|A Myanmar Border Guard Forces guard near a bunker at the 'Friendship Bridge' Thailand-Myanmar border bridge gate in Myawaddy, Kayin State, Myanmar, October 3, 2014. Photo: Lynn Bo Bo/EPA|
Human rights violations may have dropped over the last three years in Kayin State but Myanmar government soldiers have been quietly, or in some cases, noisily building an increased presence.
|U Zaw Min Htike, 37,a volunteer driver of the Myanmar Red Cross who was wounded in rescue convoy attack on February 17, holds a newspaper featuring his picture on the front page, at Lashio General Hospital, Lashio, northern Shan State, Myanmar, February 19, 2015. Photo: Lynn Bo Bo/EPA|
Aid workers called on February 19 for a ceasefire to allow the evacuation of people trapped around a town at the centre of fierce fighting between Myanmar's army and ethnic rebels, after the deaths of two more civilians in an area cloaked by a state of emergency.
Myanmar’s backsliding on human rights reforms – only a few months before the general elections – underscores the necessity of the UN Human Tights Council to adopt a strong resolution on the situation of human rights in the country and to extend their mandate of the Special Rapporteur on the situation of human rights in Myanmar, according to Amnesty International on February 18.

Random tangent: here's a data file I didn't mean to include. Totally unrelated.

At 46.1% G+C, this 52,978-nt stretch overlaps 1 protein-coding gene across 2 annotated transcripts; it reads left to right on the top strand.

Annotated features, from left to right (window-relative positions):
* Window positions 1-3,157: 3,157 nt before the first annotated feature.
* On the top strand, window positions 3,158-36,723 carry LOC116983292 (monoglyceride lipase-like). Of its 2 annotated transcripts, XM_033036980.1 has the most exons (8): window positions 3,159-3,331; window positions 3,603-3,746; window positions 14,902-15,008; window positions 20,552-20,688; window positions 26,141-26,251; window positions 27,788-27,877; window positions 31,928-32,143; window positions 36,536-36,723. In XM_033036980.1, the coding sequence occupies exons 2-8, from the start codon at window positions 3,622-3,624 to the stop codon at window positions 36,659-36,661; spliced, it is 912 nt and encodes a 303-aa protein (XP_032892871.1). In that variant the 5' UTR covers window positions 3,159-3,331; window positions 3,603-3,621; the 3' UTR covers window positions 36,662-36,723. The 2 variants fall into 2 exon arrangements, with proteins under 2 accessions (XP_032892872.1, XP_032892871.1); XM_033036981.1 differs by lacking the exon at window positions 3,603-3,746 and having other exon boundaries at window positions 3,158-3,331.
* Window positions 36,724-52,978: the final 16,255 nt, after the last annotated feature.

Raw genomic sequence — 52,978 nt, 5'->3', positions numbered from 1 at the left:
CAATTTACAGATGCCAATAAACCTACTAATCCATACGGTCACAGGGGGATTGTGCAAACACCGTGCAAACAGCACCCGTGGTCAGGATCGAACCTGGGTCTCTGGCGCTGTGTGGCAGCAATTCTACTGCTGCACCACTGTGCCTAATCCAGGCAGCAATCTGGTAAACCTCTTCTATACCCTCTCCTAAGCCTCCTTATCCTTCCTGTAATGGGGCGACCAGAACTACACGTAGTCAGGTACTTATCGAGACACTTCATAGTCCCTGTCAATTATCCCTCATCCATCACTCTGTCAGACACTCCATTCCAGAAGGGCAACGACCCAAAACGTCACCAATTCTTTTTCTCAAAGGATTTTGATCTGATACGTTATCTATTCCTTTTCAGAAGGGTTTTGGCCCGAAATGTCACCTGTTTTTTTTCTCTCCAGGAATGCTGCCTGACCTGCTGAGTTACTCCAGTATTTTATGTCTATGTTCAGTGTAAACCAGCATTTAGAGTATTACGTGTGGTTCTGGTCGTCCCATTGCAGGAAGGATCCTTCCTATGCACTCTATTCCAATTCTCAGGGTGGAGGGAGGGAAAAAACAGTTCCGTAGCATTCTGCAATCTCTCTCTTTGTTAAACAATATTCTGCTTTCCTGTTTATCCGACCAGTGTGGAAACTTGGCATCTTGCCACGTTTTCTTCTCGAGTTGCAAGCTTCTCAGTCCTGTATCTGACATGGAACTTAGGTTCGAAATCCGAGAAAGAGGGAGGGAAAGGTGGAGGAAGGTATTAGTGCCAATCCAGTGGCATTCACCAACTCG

|Myanmar people gather as they await the arrival of rescue trucks to flee fighting in and around the Kokang capital Laukkai, northern Shan State, Myanmar, February 17, 2015. Photo: Lynn Bo Bo/EPA|
The Myanmar government and Kokang rebels are trading accusations over the February 17 attack on a Red Cross convoy, one day after the government declared a state of emergency in the northern region, according to Voice of America on February 18.
|Professor Tha Hla Shwe, president of the Myanmar Red Cross. Photo: Myanmar Red Cross Society|
The International Red Cross and Red Crescent Movement said it was deeply saddened to learn that two volunteers from the Myanmar Red Cross Society were wounded on February 17 when a convoy transporting displaced families came under fire, according to statement issued by the ICRC on February 18.
|U Kyaw Min, chairman of the Democracy and Human Rights Party, speaks at a press conference in 2014 in Yangon. Photo: Thein Zaw/Facebook|
The Democracy and Human Rights Party has expelled more than 1,000 members who are temporary identification card holders because the right of these “white card” holders to be political party members has been removed, the party chairman U Kyaw Min told Mizzima on February 17.